Last week at Shell’s Eco-marathon Americas, the winning team from Quebec’s Universit Laval achieved the equivalent of 2,584 miles per gallon with a car students designed and built themselves. The event has been held annually since 1985. As of last year, Shell moved it from Houston to Detroit, in order to elicit more participation from the automobile industry.
This year, the company added a side event to the regular competition — a symposium entitled Powering Progress Together, which featured a number of prominent thinkers in fields related to motor transportation who came to share their views on the future of this critical sector.
Among the speakers were Shell Chairman Charles Holliday; Mark Barteau, director of the Energy Institute at the University of Michigan; Dr. Michael Tamor, a Henry Ford Technical Fellow at Ford Motor Co.; Jean Redfield, CEO of NextEnergy; Jules Kortenhorst, CEO of RMI; Shelly Poticha, director of Urban Solutions NRDC; Wolfgang Warnecke, chief scientist of mobility for Shell; Kristin Schondorf, who heads up mobility for ErnstYoung (EY); and Roger Penske, chairman of Penske Corp. — just to name a few.
Shell chairman: Energy efficiency is the new fracking
Among Holliday’s opening remarks was the question of whether it was policy or innovation that was most critical in meeting the desired objective of a low-carbon future. It was a question that came up often throughout the day, with most agreeing that some combination of the two is required.
Shell’s board chairman went on to suggest that energy efficiency is the new fracking, in that it will be the next big source of cheap energy — adding quickly that we’ll need natural gas for decades to come, regardless of energy-efficiency gains.
Trendspotting: Industry leaders discuss the future of transportation
Global energy consumption has increased five-fold in the past 60 years, said Mark Barteau of the University of Michigan. While much progress has been made in renewables, most of it has been in electric power generation, much less on transport.
According to the Energy Information Administration, more than 65 percent of vehicles will still be powered by conventional engines in 2035. An informal survey of those attending the Shell event, taken later, put the number closer to 50 percent. The big question, Barteau said, is: “WWPD, what will people do?”
Our national energy consumption is the result of literally billions of individual decisions made every day. Survey data indicates that purchasing a smaller, more efficient vehicle will not be the primary response to rising fuel costs. Many did say, however, that they would seek alternative means of transportation — another hot topic of the day. (Rail transport, however, was not mentioned once the whole day.)
Multi-modal transport: There was also a lot of discussion around autonomous vehicles.
According to Ted Serbinski of Techstars, most of the action in the venture cap world centers around ride-sharing. All agreed that electric vehicles are for real, and the action around Tesla’s Model 3 shows that consumers are ready, now, to purchase an EV. Why has Tesla outpaced legacy companies in EV sales? Serbinski says people are buying the experience as much as the car. What is the vision 25 years out? Harmonization between transportation modes, he concluded.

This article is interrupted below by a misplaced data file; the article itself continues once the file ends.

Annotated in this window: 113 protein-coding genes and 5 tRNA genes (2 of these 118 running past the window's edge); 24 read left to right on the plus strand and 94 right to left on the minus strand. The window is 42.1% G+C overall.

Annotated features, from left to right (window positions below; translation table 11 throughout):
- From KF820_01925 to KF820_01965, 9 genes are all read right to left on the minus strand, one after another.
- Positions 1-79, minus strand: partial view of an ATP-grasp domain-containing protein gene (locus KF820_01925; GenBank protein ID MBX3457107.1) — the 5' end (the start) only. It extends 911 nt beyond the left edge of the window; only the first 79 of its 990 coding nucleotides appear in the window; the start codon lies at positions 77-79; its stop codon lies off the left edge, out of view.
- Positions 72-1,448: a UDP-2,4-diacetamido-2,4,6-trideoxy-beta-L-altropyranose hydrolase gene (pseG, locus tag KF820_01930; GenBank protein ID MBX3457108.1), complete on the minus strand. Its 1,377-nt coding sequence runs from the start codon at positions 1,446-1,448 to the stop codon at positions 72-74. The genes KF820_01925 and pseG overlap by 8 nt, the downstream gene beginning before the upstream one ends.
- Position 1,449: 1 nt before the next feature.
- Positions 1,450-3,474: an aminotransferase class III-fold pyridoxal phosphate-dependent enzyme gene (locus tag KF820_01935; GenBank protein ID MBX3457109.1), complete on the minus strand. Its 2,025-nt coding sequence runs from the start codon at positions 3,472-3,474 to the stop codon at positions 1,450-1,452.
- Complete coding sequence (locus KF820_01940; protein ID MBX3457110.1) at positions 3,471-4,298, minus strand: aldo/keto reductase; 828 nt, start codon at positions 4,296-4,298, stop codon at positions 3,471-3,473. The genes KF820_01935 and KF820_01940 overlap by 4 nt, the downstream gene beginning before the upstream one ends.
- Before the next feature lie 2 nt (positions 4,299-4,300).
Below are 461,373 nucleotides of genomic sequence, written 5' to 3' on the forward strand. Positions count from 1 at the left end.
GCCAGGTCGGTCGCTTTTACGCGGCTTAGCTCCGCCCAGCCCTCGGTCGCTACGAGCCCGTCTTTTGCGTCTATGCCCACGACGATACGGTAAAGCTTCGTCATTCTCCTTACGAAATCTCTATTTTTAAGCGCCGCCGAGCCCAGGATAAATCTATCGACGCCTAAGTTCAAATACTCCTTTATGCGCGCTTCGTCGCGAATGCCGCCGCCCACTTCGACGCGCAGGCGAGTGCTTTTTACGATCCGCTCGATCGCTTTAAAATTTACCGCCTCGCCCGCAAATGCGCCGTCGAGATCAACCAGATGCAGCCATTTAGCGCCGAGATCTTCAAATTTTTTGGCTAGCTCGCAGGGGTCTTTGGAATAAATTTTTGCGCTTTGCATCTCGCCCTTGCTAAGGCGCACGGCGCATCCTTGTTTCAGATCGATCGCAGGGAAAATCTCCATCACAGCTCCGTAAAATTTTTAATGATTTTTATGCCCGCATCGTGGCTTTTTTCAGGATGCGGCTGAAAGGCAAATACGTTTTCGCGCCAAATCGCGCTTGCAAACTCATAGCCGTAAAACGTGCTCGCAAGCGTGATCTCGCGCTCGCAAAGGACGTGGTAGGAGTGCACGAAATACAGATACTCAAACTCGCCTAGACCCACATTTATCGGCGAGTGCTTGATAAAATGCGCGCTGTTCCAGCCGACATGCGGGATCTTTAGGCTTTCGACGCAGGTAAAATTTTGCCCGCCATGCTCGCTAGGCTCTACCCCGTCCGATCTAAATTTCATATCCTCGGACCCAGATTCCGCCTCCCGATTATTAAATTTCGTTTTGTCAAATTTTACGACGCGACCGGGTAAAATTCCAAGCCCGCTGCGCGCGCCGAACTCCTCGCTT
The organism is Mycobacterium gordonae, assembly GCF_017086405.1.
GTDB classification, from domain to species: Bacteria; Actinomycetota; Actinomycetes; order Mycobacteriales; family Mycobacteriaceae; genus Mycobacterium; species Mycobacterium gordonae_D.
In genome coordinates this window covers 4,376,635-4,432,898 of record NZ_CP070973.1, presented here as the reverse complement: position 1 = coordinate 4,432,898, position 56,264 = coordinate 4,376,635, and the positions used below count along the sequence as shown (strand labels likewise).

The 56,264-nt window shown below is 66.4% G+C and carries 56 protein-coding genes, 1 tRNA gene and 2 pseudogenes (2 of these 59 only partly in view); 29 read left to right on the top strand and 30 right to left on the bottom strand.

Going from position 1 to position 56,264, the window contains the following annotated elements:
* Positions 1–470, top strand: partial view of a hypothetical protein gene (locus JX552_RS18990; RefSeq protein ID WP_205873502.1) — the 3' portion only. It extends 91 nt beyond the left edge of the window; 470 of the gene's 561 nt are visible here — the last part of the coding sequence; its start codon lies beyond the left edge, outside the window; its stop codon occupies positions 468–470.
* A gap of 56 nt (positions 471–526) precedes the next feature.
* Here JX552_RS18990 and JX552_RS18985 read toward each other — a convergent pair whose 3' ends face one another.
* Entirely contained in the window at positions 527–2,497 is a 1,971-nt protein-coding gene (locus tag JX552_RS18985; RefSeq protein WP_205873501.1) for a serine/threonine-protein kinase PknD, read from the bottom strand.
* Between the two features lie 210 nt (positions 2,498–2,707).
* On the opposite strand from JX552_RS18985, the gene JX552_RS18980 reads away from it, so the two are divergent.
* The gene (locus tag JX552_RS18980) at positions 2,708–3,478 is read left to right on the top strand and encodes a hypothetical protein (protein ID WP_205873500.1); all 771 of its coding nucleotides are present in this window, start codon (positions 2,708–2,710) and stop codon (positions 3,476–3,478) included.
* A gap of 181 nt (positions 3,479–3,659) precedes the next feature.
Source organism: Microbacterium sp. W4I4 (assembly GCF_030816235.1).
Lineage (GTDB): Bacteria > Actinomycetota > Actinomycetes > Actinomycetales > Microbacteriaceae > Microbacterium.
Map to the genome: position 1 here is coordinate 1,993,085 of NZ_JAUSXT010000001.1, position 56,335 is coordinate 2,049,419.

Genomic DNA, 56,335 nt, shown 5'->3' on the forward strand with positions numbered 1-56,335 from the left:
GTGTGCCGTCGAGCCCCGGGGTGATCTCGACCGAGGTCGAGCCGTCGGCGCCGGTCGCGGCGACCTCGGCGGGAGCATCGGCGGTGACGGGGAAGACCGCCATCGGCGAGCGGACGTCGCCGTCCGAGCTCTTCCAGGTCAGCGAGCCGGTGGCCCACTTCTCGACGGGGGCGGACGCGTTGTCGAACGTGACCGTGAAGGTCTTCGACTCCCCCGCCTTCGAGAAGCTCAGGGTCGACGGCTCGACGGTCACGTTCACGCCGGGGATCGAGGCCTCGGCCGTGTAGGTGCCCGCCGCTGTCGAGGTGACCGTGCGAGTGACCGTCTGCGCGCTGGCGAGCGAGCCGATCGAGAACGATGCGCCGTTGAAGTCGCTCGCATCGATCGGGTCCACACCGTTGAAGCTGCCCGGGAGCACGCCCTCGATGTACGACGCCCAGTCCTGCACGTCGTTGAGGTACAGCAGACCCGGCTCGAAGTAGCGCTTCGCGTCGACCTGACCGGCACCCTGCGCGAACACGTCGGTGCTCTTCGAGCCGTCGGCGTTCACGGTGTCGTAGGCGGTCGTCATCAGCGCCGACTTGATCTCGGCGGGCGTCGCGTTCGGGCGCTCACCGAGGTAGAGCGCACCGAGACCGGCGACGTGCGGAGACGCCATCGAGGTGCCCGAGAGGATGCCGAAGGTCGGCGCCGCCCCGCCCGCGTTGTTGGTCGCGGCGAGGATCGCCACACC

The rise of biofuels: Tamor of Ford Motor Co., one of the few to mention biofuels all day, cited electro-catalysis (also known as electrofuels) as a trend to watch. Producing liquid fuels directly from microorganisms could be ten times as efficient as the photosynthetic biofuels being produced today.
Systems-level thinking: Jean Redfield and Linda Capuano, of Rice University Center for Energy Studies, spoke on the question of moving to a low-carbon economy. Redfield said that “what we think of as a car,” is going to change. How are we going to knit together a coherent system out of all these disparate players? Embrace the chaos, a systems-level approach is essential.
Integrating transportation and utilities
Capuano spoke of the tremendous changes in the utility sector, the need for an integrated national grid, and how can the rate structure drive action (e.g. demand charges). In an EV-dominated world, how will power outages impact transportation?
Detroit, which has the lowest car ownership of any city in the U.S., is a great campus for mobility experiments. What’s happening with research funding? More funding is going on outside the U.S. now. What will that mean in the future? Well-intentioned government policies create barriers. Just look at the energy-water nexus: We waste at least a third of all the energy, water and food we produce in this country. In one state, 30 percent of all electricity used is for pumping water.
Energy-efficiency makes great sense. What about capital efficiency? In some places 40 percent of assets (for peaker plants) are only utilized 80 hours a year — the opposite of a smart grid. Cisco bought a startup that monitors every outlet and manages demand in ways that are invisible to the user, but help shave those peaks down.
Innovations continue in cleantech
Finally, the morning ended with the selection of the Great Lakes Innovation Award winner. The award went to Accio Energy, which makes a novel type of offshore wind generators based on electro-hydrodynamics (EHD). Instead of spinning blades, these generators are screens that charge particles of ocean spray that pass through them. The charged particles create a current as they pass through the screen. The systems have 50 percent lower cost and a 40 percent higher capacity factor.
For more trends cited by industry leaders at Shell’s event, keep an eye out for part two of this article.
Photo by RP Siegel